Challenges2014, 5(1), 100-111; doi:10.3390/challe5010100 - published online 7 March 2014 Show/Hide Abstract
Abstract: Development of energy systems, based on forest biomass, is a challenging issue in India. The study investigated perceptions of fifty-five Indian Forest Service (IFS) officers in relation to the potential benefits and challenges associated with the development of forest-based bioenergy (FBE) projects in India when they participated in two training programs in Finland during 2010. They generally agreed that development of FBE projects could have beneficial impacts on job creation, income generation, rural development, and restoring ecological degradation. They perceived lack of public acceptance and political support, impacts on biodiversity, and lack of technologies and infrastructure as the considerable challenges to the development of FBE projects in India. The study could provide some policy directions towards developing the FBE sector in India. It recommends conducting further studies to include a larger group of experts and other stakeholders to investigate the broader societal perceptions of FBE projects in India. In addition, the study also recommends building the capacity of the IFS officers so that they can play a key role from the government side for developing the FBE sector in the country.
Challenges2014, 5(1), 75-97; doi:10.3390/challe5010075 - published online 17 February 2014 Show/Hide Abstract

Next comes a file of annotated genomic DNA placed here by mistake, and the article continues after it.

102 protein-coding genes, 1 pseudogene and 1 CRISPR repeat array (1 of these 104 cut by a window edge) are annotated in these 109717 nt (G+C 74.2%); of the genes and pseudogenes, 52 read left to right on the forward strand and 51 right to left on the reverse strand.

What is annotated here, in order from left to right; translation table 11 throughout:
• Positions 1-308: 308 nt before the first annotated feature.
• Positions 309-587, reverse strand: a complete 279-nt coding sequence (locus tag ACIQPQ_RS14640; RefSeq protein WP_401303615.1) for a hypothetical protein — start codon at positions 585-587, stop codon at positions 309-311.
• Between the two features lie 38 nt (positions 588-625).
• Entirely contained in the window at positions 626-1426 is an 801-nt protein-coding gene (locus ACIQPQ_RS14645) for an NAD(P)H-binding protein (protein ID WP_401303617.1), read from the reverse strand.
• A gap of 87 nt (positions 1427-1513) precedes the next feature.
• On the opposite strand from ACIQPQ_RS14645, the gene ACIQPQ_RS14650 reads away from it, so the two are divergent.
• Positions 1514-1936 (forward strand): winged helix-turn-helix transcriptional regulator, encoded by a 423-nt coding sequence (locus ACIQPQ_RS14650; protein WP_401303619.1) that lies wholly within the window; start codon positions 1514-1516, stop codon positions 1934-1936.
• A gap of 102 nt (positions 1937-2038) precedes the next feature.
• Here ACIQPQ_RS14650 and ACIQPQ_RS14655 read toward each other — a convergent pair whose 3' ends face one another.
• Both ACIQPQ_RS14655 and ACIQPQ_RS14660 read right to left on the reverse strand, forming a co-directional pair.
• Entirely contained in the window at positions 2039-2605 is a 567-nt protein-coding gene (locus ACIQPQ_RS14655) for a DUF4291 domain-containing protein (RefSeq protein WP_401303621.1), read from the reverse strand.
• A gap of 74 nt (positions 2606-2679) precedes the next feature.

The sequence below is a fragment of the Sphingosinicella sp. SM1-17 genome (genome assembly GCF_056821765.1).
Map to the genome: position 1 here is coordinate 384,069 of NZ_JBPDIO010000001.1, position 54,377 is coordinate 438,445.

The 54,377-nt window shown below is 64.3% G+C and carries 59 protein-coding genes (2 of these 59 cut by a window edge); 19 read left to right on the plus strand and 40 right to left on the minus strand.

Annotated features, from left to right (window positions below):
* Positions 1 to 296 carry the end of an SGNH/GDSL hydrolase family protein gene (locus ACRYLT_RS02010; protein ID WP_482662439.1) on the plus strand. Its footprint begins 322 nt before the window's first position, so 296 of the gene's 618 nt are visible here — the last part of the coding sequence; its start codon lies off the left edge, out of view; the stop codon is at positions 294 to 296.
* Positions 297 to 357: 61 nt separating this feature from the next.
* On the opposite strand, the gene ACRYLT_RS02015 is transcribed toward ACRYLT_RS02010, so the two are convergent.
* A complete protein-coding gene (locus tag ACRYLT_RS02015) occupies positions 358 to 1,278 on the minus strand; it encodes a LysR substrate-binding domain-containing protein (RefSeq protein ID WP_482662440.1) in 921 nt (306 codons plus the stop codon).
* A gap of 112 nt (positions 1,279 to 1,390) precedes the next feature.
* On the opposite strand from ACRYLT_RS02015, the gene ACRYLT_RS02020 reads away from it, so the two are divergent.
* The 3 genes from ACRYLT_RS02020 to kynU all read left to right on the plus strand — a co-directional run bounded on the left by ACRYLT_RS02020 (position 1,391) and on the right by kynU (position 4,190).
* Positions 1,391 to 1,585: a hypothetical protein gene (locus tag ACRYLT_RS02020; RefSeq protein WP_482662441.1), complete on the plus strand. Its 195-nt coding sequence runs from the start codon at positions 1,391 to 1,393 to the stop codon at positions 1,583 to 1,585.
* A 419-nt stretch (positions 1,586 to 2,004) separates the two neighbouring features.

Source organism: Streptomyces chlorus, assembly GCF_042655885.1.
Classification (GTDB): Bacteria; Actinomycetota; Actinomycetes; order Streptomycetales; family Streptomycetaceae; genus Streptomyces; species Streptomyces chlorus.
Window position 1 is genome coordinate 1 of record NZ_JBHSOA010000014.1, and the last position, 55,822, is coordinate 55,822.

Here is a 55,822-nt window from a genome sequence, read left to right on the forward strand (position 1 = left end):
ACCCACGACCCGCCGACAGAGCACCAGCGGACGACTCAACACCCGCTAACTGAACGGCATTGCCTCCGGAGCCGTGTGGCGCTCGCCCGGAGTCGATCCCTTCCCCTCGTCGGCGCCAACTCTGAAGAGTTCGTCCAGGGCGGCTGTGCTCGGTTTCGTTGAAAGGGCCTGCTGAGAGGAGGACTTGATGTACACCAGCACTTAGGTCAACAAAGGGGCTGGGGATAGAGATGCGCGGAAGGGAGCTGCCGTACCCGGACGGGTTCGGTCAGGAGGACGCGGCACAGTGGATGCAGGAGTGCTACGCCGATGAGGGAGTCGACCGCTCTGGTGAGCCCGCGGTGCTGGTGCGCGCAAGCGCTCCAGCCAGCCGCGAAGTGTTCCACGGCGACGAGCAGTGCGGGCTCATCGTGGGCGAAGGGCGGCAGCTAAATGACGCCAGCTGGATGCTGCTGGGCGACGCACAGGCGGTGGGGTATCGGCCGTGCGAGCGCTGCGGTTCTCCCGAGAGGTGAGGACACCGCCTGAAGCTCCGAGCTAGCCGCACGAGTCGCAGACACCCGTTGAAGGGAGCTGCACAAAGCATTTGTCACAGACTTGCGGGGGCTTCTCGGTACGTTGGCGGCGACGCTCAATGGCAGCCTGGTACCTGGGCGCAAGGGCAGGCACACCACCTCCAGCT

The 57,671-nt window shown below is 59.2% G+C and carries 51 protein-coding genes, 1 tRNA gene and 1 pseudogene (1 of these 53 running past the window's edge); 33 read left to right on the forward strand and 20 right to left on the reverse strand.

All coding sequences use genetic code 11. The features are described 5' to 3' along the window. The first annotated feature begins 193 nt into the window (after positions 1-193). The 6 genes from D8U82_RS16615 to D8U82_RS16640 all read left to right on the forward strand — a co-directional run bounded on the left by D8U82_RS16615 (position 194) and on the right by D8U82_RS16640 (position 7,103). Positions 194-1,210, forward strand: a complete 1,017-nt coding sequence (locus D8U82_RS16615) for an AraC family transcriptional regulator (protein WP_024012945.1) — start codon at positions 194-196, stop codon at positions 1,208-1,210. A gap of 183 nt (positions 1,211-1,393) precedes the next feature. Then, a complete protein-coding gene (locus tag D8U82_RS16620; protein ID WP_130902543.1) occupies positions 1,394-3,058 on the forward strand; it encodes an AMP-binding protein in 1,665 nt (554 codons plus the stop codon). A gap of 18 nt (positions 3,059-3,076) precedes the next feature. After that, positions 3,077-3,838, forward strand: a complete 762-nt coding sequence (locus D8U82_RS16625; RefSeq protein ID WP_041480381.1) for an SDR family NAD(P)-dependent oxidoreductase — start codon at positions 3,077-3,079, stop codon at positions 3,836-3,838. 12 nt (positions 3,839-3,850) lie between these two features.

Abstract: This study demonstrates a novel application of effect-based toxicity testing for streams that may provide indications of co-perturbation to ecological and human health. For this study, a sediment contact assay using zebrafish (Danio rerio) embryos was adapted to serve as an indicator of teratogenic stress within river sediments. Sediment samples were collected from Lake Michigan tributary watersheds. Sediment contact assay responses were then compared to prevalence of congenital heart disease (CHD) and vital statistic birth indicators aggregated from civil divisions associated with the watersheds. Significant risk relationships were detected between variation in early life-stage (ELS) endpoints of zebrafish embryos 72 h post-fertilization and the birth prevalence of human congenital heart disease, low birthweight and infant mortality. Examination of principal components of ELS endpoints suggests that variance related to embryo heart and circulatory malformations is most closely associated with human CHD prevalence. Though toxicity assays are sometimes used prospectively, this form of investigation can only be conducted retrospectively. These results support the hypothesis that bioassays normally used for ecological screening can be useful as indicators of environmental stress to humans and expand our understanding of environmental–human health linkages.